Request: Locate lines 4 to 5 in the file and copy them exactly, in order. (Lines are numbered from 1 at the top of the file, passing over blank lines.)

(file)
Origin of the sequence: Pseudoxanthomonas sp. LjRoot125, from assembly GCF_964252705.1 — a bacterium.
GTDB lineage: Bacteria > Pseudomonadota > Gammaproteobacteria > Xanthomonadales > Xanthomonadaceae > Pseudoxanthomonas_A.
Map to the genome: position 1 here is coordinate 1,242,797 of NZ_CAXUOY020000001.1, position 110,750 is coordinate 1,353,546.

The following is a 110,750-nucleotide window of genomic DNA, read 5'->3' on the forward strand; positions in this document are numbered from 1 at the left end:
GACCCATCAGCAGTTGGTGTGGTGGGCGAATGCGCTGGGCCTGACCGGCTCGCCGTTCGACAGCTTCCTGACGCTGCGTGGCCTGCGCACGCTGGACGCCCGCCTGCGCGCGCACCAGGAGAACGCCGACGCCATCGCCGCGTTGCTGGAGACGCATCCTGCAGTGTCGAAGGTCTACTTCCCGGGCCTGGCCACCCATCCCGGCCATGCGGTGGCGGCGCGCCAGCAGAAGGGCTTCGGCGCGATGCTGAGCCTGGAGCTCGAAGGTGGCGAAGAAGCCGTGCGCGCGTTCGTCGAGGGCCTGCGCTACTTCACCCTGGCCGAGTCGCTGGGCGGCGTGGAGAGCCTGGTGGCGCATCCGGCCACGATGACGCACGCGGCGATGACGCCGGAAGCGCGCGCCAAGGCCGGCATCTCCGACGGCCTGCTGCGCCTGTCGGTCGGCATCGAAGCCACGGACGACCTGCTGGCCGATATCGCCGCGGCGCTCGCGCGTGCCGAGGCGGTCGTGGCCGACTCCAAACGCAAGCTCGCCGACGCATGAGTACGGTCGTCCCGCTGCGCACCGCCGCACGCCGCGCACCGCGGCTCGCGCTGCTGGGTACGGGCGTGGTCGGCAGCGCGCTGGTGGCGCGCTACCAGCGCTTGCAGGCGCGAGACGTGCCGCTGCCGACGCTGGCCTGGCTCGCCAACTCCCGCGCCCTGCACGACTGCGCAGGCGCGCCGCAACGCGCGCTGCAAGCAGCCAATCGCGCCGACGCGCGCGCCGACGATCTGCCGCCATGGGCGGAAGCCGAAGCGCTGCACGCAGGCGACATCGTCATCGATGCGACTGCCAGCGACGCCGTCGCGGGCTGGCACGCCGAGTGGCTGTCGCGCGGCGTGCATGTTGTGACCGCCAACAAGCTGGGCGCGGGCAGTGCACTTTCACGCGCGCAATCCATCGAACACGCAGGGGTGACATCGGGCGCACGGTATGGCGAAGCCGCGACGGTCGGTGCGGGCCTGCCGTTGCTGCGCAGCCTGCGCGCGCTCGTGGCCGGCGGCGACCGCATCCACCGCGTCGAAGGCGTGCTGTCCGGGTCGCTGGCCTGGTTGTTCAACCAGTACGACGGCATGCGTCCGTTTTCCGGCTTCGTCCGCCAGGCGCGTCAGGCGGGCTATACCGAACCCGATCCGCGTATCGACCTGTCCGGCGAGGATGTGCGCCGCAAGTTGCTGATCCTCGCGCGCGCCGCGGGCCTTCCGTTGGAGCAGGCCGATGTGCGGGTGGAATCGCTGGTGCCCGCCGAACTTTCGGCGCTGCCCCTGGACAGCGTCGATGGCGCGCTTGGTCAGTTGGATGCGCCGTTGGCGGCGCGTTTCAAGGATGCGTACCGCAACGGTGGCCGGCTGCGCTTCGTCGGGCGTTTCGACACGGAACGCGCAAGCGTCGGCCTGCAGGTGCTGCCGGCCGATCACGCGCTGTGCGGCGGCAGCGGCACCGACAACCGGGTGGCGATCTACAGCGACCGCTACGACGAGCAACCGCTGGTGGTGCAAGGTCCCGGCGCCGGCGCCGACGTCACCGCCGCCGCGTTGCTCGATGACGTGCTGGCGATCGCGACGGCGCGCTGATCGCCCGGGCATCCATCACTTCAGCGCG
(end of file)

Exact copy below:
The following is a 110,750-nucleotide window of genomic DNA, read 5'->3' on the forward strand; positions in this document are numbered from 1 at the left end:
GACCCATCAGCAGTTGGTGTGGTGGGCGAATGCGCTGGGCCTGACCGGCTCGCCGTTCGACAGCTTCCTGACGCTGCGTGGCCTGCGCACGCTGGACGCCCGCCTGCGCGCGCACCAGGAGAACGCCGACGCCATCGCCGCGTTGCTGGAGACGCATCCTGCAGTGTCGAAGGTCTACTTCCCGGGCCTGGCCACCCATCCCGGCCATGCGGTGGCGGCGCGCCAGCAGAAGGGCTTCGGCGCGATGCTGAGCCTGGAGCTCGAAGGTGGCGAAGAAGCCGTGCGCGCGTTCGTCGAGGGCCTGCGCTACTTCACCCTGGCCGAGTCGCTGGGCGGCGTGGAGAGCCTGGTGGCGCATCCGGCCACGATGACGCACGCGGCGATGACGCCGGAAGCGCGCGCCAAGGCCGGCATCTCCGACGGCCTGCTGCGCCTGTCGGTCGGCATCGAAGCCACGGACGACCTGCTGGCCGATATCGCCGCGGCGCTCGCGCGTGCCGAGGCGGTCGTGGCCGACTCCAAACGCAAGCTCGCCGACGCATGAGTACGGTCGTCCCGCTGCGCACCGCCGCACGCCGCGCACCGCGGCTCGCGCTGCTGGGTACGGGCGTGGTCGGCAGCGCGCTGGTGGCGCGCTACCAGCGCTTGCAGGCGCGAGACGTGCCGCTGCCGACGCTGGCCTGGCTCGCCAACTCCCGCGCCCTGCACGACTGCGCAGGCGCGCCGCAACGCGCGCTGCAAGCAGCCAATCGCGCCGACGCGCGCGCCGACGATCTGCCGCCATGGGCGGAAGCCGAAGCGCTGCACGCAGGCGACATCGTCATCGATGCGACTGCCAGCGACGCCGTCGCGGGCTGGCACGCCGAGTGGCTGTCGCGCGGCGTGCATGTTGTGACCGCCAACAAGCTGGGCGCGGGCAGTGCACTTTCACGCGCGCAATCCATCGAACACGCAGGGGTGACATCGGGCGCACGGTATGGCGAAGCCGCGACGGTCGGTGCGGGCCTGCCGTTGCTGCGCAGCCTGCGCGCGCTCGTGGCCGGCGGCGACCGCATCCACCGCGTCGAAGGCGTGCTGTCCGGGTCGCTGGCCTGGTTGTTCAACCAGTACGACGGCATGCGTCCGTTTTCCGGCTTCGTCCGCCAGGCGCGTCAGGCGGGCTATACCGAACCCGATCCGCGTATCGACCTGTCCGGCGAGGATGTGCGCCGCAAGTTGCTGATCCTCGCGCGCGCCGCGGGCCTTCCGTTGGAGCAGGCCGATGTGCGGGTGGAATCGCTGGTGCCCGCCGAACTTTCGGCGCTGCCCCTGGACAGCGTCGATGGCGCGCTTGGTCAGTTGGATGCGCCGTTGGCGGCGCGTTTCAAGGATGCGTACCGCAACGGTGGCCGGCTGCGCTTCGTCGGGCGTTTCGACACGGAACGCGCAAGCGTCGGCCTGCAGGTGCTGCCGGCCGATCACGCGCTGTGCGGCGGCAGCGGCACCGACAACCGGGTGGCGATCTACAGCGACCGCTACGACGAGCAACCGCTGGTGGTGCAAGGTCCCGGCGCCGGCGCCGACGTCACCGCCGCCGCGTTGCTCGATGACGTGCTGGCGATCGCGACGGCGCGCTGATCGCCCGGGCATCCATCACTTCAGCGCG